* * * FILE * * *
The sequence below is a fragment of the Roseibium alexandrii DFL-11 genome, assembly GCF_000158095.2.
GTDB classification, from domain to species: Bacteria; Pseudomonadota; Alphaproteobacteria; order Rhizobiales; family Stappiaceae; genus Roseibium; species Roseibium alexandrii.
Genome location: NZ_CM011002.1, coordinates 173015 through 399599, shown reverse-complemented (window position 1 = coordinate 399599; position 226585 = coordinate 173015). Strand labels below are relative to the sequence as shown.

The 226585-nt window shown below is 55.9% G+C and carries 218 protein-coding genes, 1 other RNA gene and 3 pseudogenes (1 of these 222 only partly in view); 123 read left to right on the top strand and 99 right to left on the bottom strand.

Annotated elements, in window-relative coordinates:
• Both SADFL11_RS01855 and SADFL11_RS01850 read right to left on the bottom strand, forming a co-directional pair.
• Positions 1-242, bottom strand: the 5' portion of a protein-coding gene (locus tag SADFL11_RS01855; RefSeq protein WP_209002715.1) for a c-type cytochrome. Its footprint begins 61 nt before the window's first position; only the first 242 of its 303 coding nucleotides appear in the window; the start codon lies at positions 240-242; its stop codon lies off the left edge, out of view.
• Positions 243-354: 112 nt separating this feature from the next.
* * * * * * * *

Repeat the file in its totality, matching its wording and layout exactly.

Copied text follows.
The sequence below is a fragment of the Roseibium alexandrii DFL-11 genome, assembly GCF_000158095.2.
GTDB classification, from domain to species: Bacteria; Pseudomonadota; Alphaproteobacteria; order Rhizobiales; family Stappiaceae; genus Roseibium; species Roseibium alexandrii.
Genome location: NZ_CM011002.1, coordinates 173015 through 399599, shown reverse-complemented (window position 1 = coordinate 399599; position 226585 = coordinate 173015). Strand labels below are relative to the sequence as shown.

The 226585-nt window shown below is 55.9% G+C and carries 218 protein-coding genes, 1 other RNA gene and 3 pseudogenes (1 of these 222 only partly in view); 123 read left to right on the top strand and 99 right to left on the bottom strand.

Annotated elements, in window-relative coordinates:
• Both SADFL11_RS01855 and SADFL11_RS01850 read right to left on the bottom strand, forming a co-directional pair.
• Positions 1-242, bottom strand: the 5' portion of a protein-coding gene (locus tag SADFL11_RS01855; RefSeq protein WP_209002715.1) for a c-type cytochrome. Its footprint begins 61 nt before the window's first position; only the first 242 of its 303 coding nucleotides appear in the window; the start codon lies at positions 240-242; its stop codon lies off the left edge, out of view.
• Positions 243-354: 112 nt separating this feature from the next.